5). He did not escape or avoid facing questioning. When he left Sweden, he sought and was granted permission by the prosecutor and left the country lawfully.

6). The history of this investigation has centered around the Swedish prosecutor’s reluctance to question him, despite Assange’s repeated efforts to cooperate with the investigation. For instance, while Swedish prosecutors were willing to travel to the UK on 44 occasions between 2010 and 2015 to question people accused of murder and other violent crimes, they would not do the same for Assange.

Assange always made himself available for questioning. He offered prosecuting authorities in Sweden numerous times and ways for him to be interviewed in order to clear his name. All of those offers were rejected by the Swedish prosecutor until forced by Sweden’s Supreme Court to go to London to interview Assange in November 2016.

7). In May 2017, Swedish prosecutors finally dropped their preliminary investigation and withdrew their arrest warrant for him. Yet London police said at that time Assange will still be arrested if he leaves the embassy building. The UK authorities maintain this stance to this day.

8). The corporate media repeatedly misrepresented his situation, particularly his reasons for avoiding extradition to Sweden. Assange sought refuge in Ecuador based on the risk of extradition to the United States from both Sweden and the UK. Ecuador granted him asylum in 2012, acknowledging that he had a reasonable fear of persecution by the United States pertaining to his publishing activities with WikiLeaks.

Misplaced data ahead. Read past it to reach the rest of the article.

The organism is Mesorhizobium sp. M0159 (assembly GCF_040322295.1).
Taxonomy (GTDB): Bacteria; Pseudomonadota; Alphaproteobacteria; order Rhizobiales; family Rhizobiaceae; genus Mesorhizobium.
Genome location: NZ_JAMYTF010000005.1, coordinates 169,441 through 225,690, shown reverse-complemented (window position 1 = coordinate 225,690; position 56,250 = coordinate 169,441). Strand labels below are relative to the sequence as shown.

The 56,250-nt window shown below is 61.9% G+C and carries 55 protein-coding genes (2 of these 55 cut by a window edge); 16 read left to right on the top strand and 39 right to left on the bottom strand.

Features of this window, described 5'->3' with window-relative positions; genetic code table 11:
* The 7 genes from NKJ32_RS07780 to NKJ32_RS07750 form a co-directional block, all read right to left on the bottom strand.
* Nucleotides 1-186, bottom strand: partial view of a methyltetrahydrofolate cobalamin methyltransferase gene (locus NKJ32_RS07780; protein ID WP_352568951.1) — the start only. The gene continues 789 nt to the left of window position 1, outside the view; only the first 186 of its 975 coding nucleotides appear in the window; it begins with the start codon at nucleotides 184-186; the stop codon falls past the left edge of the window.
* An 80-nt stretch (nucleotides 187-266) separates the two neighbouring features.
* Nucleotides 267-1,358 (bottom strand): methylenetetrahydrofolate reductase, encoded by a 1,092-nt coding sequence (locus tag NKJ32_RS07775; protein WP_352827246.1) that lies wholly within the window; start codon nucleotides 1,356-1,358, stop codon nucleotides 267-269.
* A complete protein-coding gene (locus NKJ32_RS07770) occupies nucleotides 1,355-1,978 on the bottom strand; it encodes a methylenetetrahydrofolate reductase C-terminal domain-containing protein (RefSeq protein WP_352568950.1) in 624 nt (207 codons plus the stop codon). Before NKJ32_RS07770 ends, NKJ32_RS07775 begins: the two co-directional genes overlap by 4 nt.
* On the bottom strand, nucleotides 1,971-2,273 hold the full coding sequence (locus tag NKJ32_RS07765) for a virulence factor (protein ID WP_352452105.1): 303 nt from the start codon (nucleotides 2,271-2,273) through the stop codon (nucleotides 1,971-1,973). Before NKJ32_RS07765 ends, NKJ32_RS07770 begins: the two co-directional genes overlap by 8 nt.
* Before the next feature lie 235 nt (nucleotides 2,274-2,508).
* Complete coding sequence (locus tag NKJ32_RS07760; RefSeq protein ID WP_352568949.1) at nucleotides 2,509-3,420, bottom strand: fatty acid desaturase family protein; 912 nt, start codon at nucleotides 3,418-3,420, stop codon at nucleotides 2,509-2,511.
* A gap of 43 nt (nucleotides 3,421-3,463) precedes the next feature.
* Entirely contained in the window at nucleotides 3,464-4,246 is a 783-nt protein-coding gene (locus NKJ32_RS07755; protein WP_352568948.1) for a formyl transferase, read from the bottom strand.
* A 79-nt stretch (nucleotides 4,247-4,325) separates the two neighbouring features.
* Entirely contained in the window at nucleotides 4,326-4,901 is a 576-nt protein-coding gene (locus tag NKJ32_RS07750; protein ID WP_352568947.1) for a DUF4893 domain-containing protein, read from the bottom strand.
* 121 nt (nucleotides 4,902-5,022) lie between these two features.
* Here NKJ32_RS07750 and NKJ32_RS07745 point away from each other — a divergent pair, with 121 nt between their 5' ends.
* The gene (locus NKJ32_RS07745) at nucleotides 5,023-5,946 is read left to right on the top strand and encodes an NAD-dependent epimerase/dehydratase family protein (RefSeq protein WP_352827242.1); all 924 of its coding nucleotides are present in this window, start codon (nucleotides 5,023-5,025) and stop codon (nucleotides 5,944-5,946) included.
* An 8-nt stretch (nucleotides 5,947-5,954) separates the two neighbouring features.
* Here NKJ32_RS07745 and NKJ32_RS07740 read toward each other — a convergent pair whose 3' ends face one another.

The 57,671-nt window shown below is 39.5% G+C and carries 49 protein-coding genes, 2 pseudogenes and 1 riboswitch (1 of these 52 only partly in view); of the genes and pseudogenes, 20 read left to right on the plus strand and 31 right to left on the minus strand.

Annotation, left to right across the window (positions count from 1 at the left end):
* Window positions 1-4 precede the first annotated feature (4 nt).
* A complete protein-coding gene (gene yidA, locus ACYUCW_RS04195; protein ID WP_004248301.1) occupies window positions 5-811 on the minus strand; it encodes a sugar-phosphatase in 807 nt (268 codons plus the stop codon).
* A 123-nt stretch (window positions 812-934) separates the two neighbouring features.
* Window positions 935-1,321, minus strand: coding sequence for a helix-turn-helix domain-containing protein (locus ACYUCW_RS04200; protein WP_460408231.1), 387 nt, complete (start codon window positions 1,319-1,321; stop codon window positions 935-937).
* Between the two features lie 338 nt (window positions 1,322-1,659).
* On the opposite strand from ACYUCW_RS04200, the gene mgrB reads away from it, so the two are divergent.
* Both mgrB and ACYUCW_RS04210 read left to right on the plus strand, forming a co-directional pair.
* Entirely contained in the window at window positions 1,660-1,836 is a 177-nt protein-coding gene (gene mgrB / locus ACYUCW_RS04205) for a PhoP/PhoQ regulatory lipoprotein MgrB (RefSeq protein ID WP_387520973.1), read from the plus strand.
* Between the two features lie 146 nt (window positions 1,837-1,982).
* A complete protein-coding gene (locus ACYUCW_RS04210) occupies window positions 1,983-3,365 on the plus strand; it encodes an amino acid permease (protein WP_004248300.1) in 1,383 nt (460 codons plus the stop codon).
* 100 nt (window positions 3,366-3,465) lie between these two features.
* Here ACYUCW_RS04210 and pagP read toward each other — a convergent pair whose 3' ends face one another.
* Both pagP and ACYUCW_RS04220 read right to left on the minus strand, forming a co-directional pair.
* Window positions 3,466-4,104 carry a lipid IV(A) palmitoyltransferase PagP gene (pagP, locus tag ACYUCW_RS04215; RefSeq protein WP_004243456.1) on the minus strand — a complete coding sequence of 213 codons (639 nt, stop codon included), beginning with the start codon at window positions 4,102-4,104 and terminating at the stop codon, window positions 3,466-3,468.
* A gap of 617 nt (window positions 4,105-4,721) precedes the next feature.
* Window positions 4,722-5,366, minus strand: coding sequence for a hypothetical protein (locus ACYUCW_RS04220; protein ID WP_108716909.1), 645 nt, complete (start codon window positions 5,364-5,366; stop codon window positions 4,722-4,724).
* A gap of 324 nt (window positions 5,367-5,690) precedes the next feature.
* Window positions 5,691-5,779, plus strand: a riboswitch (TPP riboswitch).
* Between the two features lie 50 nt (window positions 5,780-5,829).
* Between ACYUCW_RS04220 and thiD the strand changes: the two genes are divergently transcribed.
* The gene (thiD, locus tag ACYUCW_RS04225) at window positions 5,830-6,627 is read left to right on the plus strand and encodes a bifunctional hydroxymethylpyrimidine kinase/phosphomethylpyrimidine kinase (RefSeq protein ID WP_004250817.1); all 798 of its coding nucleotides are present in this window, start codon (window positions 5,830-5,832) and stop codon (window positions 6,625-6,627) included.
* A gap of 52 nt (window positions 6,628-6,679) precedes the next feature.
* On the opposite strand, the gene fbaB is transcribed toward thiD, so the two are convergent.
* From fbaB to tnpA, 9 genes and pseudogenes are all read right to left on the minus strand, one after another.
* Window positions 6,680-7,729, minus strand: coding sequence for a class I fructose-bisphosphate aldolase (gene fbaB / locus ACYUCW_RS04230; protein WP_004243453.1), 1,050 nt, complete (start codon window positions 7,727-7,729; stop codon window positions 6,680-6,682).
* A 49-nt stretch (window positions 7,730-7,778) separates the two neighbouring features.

For more details, go to https://defend.wikileaks.org/about-julian/#swedish

Allegations of WikiLeaks’ potential collusion with Trump campaign

This allegation emerged in relation to “Russiagate” — the narrative that claims Trump and Putin colluded to interfere in the 2016 presidential election, elect Trump and defeat his rival Hillary Clinton that has been put forward by liberal media (CNN, MSNBC and CBS in particular). This was amplified over the past three years and generated McCarthy-era hysteria of the Red Scare variety in the general public.

Now Special Counsel Robert Mueller’s investigation has come to a conclusion and it has become clear there was no collusion between Putin and Trump and his associates. Matt Taibbi of Rolling Stone magazine in an article titled “It’s Official: Russiagate Is This Generation’s WMD” noted how this hype has damaged the reputation of the press and how it further helped increase Trump’s chance to get re-elected in the 2020 presidential race.

Journalist Jonathan Cook wrote on this issue: